Commentary: Wisdom In a Time of Botched Models, Bad Advice, and Deadly Illness

President Trump with Drs. Fauci and Birx

The virus will teach us many things, but one lesson has already been relearned by the American people: there are two, quite different, types of wisdom.

One, and the most renowned, is a specialization in education that results in titled degrees and presumed authority. That ensuing prestige, in turn, dictates the decisions of most politicians, the media, and public officials – who for the most part share the values and confidence of the credentialed elite.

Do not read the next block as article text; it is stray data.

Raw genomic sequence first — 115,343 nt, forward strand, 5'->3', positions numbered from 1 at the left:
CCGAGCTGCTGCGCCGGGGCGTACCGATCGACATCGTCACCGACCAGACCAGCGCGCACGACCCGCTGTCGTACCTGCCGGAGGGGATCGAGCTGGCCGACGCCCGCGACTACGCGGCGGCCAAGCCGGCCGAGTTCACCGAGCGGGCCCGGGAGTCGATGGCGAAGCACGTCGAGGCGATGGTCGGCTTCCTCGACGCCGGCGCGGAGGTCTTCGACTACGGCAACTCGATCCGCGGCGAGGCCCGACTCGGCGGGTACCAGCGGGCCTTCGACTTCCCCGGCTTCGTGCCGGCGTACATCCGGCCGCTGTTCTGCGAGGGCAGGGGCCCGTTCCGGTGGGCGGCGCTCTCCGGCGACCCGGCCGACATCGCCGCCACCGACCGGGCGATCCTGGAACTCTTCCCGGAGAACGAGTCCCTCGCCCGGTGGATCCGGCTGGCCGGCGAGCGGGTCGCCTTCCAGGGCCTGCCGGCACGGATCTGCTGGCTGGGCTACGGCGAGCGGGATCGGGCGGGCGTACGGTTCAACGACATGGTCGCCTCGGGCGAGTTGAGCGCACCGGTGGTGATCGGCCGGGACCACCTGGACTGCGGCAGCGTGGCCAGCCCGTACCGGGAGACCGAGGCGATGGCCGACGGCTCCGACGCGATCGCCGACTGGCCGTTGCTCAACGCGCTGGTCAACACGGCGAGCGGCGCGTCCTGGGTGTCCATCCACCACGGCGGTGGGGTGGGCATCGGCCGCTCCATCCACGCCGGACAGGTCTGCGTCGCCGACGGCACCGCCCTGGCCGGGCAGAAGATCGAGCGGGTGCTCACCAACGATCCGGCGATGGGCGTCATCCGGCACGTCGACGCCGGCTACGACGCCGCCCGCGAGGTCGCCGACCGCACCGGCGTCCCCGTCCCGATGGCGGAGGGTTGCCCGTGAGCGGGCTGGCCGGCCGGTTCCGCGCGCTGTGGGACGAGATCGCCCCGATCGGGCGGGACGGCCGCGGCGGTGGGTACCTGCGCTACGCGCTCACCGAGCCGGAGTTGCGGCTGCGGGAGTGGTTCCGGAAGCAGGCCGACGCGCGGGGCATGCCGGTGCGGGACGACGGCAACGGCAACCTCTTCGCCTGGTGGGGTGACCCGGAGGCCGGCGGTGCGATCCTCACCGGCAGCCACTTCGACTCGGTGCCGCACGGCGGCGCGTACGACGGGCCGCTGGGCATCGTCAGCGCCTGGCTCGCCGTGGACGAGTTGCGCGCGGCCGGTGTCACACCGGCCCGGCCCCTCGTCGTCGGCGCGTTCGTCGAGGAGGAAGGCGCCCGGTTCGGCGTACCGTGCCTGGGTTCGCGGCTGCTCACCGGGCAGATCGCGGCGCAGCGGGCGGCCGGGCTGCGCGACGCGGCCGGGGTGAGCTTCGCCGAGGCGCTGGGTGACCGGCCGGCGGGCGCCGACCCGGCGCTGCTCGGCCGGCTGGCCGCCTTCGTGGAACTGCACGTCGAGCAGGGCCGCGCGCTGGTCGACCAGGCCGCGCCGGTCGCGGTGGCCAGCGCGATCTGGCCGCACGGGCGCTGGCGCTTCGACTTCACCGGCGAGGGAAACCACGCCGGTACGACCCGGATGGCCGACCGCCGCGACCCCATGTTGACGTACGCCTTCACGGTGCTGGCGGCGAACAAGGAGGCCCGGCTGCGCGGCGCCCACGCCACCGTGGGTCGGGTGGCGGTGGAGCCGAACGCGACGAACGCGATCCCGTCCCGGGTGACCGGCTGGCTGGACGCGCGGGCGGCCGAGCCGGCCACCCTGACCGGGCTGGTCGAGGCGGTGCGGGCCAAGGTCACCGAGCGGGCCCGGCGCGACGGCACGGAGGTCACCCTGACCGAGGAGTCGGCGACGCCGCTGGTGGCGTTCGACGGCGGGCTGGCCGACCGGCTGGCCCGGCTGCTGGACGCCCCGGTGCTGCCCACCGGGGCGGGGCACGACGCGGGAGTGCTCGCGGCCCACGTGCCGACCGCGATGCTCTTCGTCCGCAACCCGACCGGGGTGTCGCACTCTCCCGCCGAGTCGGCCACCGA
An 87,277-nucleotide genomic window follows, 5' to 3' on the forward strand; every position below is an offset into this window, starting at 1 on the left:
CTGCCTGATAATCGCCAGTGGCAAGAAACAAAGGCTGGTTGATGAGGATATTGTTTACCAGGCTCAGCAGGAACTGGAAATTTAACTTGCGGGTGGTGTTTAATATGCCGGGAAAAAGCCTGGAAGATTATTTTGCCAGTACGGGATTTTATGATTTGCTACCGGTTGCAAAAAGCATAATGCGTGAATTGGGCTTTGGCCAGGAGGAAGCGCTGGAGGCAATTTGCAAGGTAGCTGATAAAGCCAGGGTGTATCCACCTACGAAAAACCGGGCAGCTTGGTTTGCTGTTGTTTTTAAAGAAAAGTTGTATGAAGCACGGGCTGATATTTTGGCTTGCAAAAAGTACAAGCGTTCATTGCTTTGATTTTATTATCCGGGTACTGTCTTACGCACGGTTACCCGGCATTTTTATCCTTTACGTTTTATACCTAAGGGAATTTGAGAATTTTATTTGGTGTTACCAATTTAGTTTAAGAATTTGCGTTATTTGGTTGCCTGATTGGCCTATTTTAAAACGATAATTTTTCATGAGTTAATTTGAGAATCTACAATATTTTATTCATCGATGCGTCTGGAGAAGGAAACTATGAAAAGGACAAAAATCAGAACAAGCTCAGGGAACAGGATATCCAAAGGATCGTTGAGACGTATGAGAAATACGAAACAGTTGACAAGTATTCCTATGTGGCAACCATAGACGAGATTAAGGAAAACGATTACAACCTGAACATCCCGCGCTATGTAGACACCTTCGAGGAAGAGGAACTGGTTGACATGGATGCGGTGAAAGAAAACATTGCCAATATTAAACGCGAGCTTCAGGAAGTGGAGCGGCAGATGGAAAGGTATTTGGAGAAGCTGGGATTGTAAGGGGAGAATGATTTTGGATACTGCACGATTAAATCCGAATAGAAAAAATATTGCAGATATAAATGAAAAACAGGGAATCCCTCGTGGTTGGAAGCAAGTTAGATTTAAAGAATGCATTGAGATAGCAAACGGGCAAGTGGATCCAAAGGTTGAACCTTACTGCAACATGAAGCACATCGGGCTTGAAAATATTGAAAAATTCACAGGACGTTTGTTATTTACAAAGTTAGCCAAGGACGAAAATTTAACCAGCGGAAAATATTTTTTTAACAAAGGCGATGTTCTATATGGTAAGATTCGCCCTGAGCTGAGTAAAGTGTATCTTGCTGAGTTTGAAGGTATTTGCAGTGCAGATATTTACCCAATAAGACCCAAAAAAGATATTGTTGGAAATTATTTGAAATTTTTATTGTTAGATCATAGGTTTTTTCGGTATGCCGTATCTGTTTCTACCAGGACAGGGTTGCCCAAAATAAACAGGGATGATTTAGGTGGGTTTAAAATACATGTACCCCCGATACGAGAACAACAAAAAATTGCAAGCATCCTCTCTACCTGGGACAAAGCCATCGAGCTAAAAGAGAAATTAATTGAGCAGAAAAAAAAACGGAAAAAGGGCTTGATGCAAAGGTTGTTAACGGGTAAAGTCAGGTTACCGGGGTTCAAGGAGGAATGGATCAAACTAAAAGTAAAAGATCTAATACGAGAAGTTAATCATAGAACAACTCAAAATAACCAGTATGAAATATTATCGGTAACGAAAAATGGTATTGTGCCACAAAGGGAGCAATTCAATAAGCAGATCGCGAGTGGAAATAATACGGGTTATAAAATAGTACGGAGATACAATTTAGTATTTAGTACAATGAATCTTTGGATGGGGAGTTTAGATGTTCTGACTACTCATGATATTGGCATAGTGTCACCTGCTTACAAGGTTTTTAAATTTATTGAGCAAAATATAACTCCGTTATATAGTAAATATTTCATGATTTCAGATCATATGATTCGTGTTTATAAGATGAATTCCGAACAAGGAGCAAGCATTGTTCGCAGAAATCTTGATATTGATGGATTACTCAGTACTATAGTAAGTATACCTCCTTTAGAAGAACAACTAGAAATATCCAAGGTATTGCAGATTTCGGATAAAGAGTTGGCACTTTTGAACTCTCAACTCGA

The other wisdom is not, as commonly caricatured, know-nothingism. Indeed, Americans have always believed in self-improvement and the advantages of higher education, a trust that explained broad public 19th-century support for mandatory elementary and secondary schooling and, during the postwar era, the G.I. Bill.

But the other wisdom also puts a much higher premium on pragmatism and experience, values instilled by fighting nature daily and mixing it up with those who must master the physical world.

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